Tuesday, May 28, 2024


Dhaka Tribune

More countries seek defence deals with Bangladesh

  • 'Securing maritime space is area of concern'
  • Most of purchases made from Turkey
  • 19 defence MoUs with 10 countries since 1971
Update : 18 Apr 2024, 09:31 PM

Global as well as regional powers are seeking more defense engagements with Bangladesh now than before.

Data shows that 27 defence-related Memorandum of Understanding (MoUs) remained pending with 10 countries, including India, China, Russia, and the US.

However, Bangladesh has signed only 19 defence MoUs with 10 countries since its birth in 1971.

“This gives an idea that global and regional powers want to have some sort of defence cooperation with Bangladesh,” Research Fellow of the Bangladesh Institute of International and Strategic Studies (BIISS) ASM Tarek Hassan Semul said on Thursday while addressing a seminar on defence diplomacy in Bangladesh.

The BIISS organized the seminar with Chief of Army Staff of Bangladesh Army General SM Shafiuddin Ahmed as the chief guest.

Tarek Hassan Semul said that since independence, Bangladesh has signed five MoUs with India and three with Turkey. Besides, there are two each with France, Qatar, and Russia, and one each with China, Japan, Kuwait, Saudi Arabia, and the United Kingdom.

Besides, 27 MoUs remained pending with 10 countries. Of them, six are with India, five with Russia, three each with the United States, Turkey, and Saudi Arabia, two each with the United Kingdom and China, and one each with Australia, France, and Japan, he said.

Besides, he said that since 2010, military and security dialogue and multilateral exercises have been expanded.

The multilateral training exercise includes Indo-Pacific Endeavour with Australia, Shantir Ogroshena and Sampriti with India, Shimanto Prohori, Shomudro Torongo, Ex Thunder Fist, Bangladesh-US-UK Special Forces joint exercise with the UK, exercise balance Buffalo, Cope South Cooperation, Exercise Tiger Circ, Tiger Lightning training exercise, second joint combined exchange training, disaster response exercise, and Southeast Asia Cooperation and Training with the US.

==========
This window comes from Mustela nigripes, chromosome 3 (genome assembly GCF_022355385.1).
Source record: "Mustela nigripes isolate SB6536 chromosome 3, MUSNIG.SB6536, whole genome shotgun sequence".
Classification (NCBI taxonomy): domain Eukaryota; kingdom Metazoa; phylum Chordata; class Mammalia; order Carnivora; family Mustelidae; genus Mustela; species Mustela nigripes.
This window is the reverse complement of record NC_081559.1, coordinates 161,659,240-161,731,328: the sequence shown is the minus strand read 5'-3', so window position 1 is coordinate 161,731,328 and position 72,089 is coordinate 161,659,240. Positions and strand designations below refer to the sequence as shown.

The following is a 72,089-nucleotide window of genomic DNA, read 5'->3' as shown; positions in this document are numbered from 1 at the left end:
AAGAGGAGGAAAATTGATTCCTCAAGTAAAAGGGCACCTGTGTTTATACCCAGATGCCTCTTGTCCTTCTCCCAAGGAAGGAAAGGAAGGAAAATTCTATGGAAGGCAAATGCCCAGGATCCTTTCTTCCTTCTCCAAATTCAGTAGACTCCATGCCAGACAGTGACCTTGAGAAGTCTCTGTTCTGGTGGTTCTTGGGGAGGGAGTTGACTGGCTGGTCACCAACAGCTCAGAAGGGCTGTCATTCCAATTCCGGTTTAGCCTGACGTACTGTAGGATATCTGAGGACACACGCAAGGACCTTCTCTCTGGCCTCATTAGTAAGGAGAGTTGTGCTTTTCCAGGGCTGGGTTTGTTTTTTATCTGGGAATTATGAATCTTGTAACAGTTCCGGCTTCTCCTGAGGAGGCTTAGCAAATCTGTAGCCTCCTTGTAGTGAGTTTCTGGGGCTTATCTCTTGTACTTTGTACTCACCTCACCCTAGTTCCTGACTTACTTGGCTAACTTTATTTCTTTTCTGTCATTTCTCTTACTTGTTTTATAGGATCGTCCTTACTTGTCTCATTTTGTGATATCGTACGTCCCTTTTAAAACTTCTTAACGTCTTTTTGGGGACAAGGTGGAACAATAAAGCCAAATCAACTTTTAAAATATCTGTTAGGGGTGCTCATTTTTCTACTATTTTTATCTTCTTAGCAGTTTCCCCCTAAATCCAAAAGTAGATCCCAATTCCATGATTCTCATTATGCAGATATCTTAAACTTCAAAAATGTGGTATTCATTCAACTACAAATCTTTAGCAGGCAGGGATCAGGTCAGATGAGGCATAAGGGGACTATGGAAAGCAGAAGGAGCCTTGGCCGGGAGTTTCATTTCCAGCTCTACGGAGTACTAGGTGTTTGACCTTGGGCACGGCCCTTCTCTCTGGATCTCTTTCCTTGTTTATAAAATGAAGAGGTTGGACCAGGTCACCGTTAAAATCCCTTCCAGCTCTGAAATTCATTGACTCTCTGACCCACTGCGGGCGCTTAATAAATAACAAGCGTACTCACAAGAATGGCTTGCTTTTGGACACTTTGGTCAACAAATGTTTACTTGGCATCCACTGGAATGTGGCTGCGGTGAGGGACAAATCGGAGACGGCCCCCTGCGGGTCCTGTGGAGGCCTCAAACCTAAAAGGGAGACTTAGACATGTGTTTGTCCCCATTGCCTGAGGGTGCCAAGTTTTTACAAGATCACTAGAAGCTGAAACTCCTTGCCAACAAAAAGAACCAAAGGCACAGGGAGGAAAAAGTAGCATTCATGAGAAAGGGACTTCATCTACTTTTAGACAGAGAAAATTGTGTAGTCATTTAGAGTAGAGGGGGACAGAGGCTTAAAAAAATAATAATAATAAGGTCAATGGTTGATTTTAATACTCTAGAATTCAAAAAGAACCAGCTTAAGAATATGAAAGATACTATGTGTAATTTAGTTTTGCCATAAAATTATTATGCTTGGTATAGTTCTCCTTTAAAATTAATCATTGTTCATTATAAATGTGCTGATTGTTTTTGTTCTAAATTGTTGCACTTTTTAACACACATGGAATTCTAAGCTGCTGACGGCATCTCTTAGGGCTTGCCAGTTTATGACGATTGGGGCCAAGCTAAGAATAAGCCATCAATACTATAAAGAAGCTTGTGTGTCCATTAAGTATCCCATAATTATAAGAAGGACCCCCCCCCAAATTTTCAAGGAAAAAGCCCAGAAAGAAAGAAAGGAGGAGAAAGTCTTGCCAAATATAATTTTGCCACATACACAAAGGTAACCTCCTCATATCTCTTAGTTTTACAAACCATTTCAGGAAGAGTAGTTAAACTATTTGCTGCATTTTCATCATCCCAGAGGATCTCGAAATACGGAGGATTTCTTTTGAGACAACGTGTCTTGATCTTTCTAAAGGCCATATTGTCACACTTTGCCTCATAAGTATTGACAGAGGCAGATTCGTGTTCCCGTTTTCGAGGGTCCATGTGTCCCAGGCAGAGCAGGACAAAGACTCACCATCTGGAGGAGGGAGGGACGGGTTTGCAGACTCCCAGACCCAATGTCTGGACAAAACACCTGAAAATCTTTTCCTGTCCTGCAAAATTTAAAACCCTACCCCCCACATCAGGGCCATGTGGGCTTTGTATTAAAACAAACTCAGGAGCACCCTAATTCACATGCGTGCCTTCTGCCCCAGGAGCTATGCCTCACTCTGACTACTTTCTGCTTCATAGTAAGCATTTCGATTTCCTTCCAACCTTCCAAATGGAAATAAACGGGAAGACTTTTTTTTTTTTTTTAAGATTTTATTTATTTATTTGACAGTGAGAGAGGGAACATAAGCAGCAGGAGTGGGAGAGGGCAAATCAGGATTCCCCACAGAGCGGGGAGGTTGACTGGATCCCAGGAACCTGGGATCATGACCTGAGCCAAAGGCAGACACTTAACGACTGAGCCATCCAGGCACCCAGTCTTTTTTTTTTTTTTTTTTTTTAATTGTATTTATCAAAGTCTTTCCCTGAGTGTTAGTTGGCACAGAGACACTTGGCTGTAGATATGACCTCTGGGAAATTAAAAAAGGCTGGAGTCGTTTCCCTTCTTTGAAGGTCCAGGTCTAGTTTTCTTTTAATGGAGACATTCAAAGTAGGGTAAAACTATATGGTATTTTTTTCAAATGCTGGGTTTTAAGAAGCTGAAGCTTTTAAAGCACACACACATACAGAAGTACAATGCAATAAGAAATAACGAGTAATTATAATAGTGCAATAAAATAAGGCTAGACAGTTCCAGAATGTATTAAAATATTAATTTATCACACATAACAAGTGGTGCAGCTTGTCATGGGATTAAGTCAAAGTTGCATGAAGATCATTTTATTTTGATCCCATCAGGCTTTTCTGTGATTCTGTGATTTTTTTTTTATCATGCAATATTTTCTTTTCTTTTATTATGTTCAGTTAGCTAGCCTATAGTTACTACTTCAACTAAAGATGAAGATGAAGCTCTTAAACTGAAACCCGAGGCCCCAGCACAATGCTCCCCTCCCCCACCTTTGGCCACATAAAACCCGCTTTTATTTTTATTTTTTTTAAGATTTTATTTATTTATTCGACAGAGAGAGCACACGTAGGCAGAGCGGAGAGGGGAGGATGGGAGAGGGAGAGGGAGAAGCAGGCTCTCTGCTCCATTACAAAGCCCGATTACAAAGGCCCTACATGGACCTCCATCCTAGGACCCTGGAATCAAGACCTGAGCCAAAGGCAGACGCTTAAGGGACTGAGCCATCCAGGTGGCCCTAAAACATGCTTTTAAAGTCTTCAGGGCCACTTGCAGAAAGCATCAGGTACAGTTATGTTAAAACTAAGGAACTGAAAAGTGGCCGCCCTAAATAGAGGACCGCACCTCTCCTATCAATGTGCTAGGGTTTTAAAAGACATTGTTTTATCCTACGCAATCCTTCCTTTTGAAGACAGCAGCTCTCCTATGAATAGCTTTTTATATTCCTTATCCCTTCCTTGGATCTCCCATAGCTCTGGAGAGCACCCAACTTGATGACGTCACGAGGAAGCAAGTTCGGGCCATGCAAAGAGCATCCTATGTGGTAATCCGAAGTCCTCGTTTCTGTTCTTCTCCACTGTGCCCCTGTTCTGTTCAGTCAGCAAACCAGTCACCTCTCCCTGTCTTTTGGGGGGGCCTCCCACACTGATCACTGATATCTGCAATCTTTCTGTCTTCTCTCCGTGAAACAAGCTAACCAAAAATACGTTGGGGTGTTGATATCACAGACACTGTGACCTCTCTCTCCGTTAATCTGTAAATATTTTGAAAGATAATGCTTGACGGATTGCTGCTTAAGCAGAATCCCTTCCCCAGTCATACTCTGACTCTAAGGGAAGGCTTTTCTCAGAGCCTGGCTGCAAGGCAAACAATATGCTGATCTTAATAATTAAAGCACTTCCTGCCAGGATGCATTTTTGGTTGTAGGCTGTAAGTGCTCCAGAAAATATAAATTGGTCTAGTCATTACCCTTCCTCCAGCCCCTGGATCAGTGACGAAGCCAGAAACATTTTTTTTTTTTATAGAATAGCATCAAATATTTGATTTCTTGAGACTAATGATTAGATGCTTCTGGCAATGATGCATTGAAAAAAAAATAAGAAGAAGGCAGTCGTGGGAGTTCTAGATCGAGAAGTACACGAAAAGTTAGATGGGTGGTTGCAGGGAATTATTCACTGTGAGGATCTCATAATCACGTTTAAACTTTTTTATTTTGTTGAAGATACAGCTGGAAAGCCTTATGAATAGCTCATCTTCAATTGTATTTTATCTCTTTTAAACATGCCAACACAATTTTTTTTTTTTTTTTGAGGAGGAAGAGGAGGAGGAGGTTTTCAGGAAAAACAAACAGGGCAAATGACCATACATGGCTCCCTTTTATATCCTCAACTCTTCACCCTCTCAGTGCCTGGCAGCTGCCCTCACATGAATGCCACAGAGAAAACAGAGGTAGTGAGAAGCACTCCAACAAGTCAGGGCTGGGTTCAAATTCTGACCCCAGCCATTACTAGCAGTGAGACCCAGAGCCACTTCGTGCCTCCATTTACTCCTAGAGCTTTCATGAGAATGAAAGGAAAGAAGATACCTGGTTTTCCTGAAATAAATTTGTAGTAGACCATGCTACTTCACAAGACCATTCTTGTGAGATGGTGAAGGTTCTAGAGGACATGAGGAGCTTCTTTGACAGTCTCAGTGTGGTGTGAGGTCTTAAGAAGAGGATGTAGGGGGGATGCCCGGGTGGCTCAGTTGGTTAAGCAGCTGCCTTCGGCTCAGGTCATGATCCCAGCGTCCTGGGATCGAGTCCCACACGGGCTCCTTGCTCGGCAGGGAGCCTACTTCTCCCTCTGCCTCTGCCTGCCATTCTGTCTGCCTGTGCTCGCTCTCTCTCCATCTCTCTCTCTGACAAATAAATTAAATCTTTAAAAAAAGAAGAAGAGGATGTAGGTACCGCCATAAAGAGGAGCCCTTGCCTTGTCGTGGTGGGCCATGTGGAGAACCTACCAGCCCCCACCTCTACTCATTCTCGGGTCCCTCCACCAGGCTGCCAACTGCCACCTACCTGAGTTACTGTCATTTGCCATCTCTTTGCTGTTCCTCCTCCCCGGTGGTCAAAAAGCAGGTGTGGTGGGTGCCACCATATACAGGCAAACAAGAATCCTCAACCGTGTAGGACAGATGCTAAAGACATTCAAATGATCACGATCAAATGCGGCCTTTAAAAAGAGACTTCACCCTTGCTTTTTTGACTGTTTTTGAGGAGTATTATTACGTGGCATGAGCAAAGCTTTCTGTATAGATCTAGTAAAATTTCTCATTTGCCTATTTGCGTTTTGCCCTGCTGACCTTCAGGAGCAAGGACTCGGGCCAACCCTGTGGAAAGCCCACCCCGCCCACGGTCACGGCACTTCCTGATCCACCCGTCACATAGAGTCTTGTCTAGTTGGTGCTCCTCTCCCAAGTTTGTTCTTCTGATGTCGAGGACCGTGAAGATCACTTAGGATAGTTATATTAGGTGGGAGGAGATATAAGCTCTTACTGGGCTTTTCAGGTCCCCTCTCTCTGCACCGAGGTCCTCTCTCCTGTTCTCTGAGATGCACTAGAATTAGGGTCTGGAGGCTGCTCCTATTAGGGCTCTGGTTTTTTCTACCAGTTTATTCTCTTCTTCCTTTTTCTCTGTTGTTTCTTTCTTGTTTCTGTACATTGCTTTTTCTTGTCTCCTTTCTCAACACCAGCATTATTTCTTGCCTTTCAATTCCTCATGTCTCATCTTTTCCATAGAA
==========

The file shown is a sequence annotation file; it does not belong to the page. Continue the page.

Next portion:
He said Bangladesh has also diversified its source of defence purchases since 2018.

All the purchases were needed for enhancing defence capabilities, and many of them are pertinent to the UN peacekeeping mission, he said.

Most of the purchases were made from Turkiye. The items include Otokar Kobra II infantry mobility vehicles (IMVs) and mine-resistant ambush-protected (MRAP) vehicles, Otokar Kobra I light armoured fighting vehicles (AFVs), RN-94 armoured ambulances, TRG-300 Tiger MLRS, TRG-230 surface-to-surface missiles (SSMs), Bayraktar TB2 UCAVs, the Oerlikon Skyguard radar system, ground surveillance radars, and a portable jammer.

China was the second-largest source after Turkey. Bangladesh bought light tanks, the Surface to Air Missile (SAM) System, frigates, and various types of Chinese missiles and accessories from China.

Besides, Bangladesh bought Air Defence Radar System from France, Primary Trainer aircraft from Germany, Fixed Wing Unmanned Aerial Vehicle (UAV) from Italy, Automatic Grenade Launcher (AGL) from Singapore, Semi-Automatic Grenade Launcher (SAGL) from South Africa, Fixed Wing Medium Utility Aircraft from Spain, and MK-5 aircraft from the UK.

The BIISS researcher said Bangladesh has managed to develop interest among major regional and global partners with its ‘friendship to all, malice towards none’ policy, but concerns remain.

Those concerns include how to strike a balance between all the major powers, how much strategic autonomy we can get out of this polarisation worldwide, and the fact that there is always the possibility of regional conflict and militarization ongoing in the Indo-Pacific region.

Besides, he said, securing maritime space is also an area of concern since we have oil and gas reserves in the sea and we want to harness the blue economy.

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